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Testing ActiveRecord validations with RSpec

Validations should be covered by a model's spec.

Recipe for testing any validation

In general any validation test for an attribute :attribute_being_tested looks like this:

  1. Make a model instance (named record below)
  2. Run validations by saying record.valid?
  3. Check if record.errors[:attribute_being_tested] contains the expected validation error
  4. Put the attribute into a valid state
  5. Run validations again by saying record.valid?
  6. Check if record.errors[:attribute_being_tested] does not contain the expected validation error

For instance, we want to test that User#email is present:

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describe User do describe '#email' do it 'validates presence' do record = User.new record.email = '' # invalid state record.valid? # run validations record.errors[:email].should include("can't be blank") # check for presence of error record.email = 'foo@bar.com' # valid state record.valid? # run validations record.errors[:email].should_not include("can't be blank") # check for absence of error end end end

Standard validations can be tested with less code

The shoulda-matchers gem gives you some RSpec matchers to test the application of standard Rails validations. Under the hood should-matchers uses the same recipe as outlined above (set invalid state, run validations, check for message, etc.), but your tests will have a lot less code:

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describe User do describe '#screen_name' do it { should validate_presence_of(:screen_name) } end describe '#email' do it { should_not allow_value("blah").for(:email) } it { should allow_value("a@b.com").for(:email) } end describe '#age' do it { should validate_inclusion_of(:age).in_range(1..100) } end end

See the shoulda-matchers README for a full list of matchers provided. See our dedicated card for should validate_uniqueness_of, it works differently than you think.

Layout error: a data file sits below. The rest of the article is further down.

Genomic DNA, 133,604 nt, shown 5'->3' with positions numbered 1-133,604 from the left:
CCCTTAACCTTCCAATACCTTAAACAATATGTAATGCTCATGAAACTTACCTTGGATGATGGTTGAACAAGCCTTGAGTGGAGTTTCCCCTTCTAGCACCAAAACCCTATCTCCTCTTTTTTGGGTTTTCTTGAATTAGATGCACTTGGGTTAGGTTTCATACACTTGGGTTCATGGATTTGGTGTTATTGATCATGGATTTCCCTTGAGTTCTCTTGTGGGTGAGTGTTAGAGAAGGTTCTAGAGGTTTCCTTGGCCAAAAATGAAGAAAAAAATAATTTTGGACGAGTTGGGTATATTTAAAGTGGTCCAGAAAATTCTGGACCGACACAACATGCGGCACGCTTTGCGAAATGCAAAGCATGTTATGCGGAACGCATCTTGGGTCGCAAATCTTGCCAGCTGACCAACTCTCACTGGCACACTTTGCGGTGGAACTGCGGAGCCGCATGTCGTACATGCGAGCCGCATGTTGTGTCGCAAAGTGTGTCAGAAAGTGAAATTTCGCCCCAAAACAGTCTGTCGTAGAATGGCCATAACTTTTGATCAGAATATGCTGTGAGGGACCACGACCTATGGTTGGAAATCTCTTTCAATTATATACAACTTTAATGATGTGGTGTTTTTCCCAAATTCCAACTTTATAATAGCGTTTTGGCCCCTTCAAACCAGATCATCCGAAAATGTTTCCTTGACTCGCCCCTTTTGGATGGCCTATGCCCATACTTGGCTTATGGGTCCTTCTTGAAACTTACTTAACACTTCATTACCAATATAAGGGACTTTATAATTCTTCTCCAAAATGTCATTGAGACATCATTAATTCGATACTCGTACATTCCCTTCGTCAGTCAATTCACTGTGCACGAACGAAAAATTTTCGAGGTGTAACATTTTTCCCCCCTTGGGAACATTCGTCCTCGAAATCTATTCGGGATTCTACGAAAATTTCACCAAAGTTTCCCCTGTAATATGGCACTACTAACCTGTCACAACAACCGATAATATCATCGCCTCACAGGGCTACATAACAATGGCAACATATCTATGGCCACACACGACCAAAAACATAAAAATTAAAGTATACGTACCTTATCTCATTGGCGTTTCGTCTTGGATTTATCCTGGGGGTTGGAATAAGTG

Note that in RSpec 3's expect syntax, you use is_expected.to for the shorthand it { should ... } syntax:

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describe User do describe '#screen_name' do it { is_expected.to validate_presence_of(:screen_name) } end end

Where to put validation examples

We usually sort our specs by method name.

While a case can be made by putting validation tests under describe '#valid?', I prefer to sort validation tests under the example group for the method that is being validated. This way thay will be right next to defaults and other behavior for that method:

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describe Report do describe '#currency' do it { should allow_values('EUR', 'USD', 'GBP', 'CHF').for(:currency) } it { should_not allow_values('foo', '€', '', nil).for(:currency) } it 'defaults to EUR' do subject.currency.should eq('EUR') end end describe '#year' do it { should validate_presence_of(:year) } it 'defaults to the current year' do subject.year.should eq(Date.today.year) end end end

Testing custom validation methods

The recipe above applies to custom validation methods as well.

Let's say you want to test that User#screen_name is not a palindrome. Since that check is not possible with standard Rails validations, we write a custom validation method like this:

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class User < ActiveRecord::Base validate :validate_screen_name_is_no_palindrome private def validate_screen_name_is_no_palindrome if screen_name.downcase == screen_name.downcase.reverse errors.add(:screen_name, 'must not be a palindrome') end end end

We can now reply the test recipe from above:

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describe User do describe '#screen_name' do it "should validate that it's not a palindrome" do subject.screen_name = 'Hannah' subject.valid? # run validations subject.errors[:screen_name].should include('must not be a palindrome') subject.screen_name = 'Johanna' subject.valid? # run validations subject.errors[:screen_name].should_not include('must not be a palindrome') end end end
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Henning Koch
Last edit:
9 months ago
by Thomas Tasler
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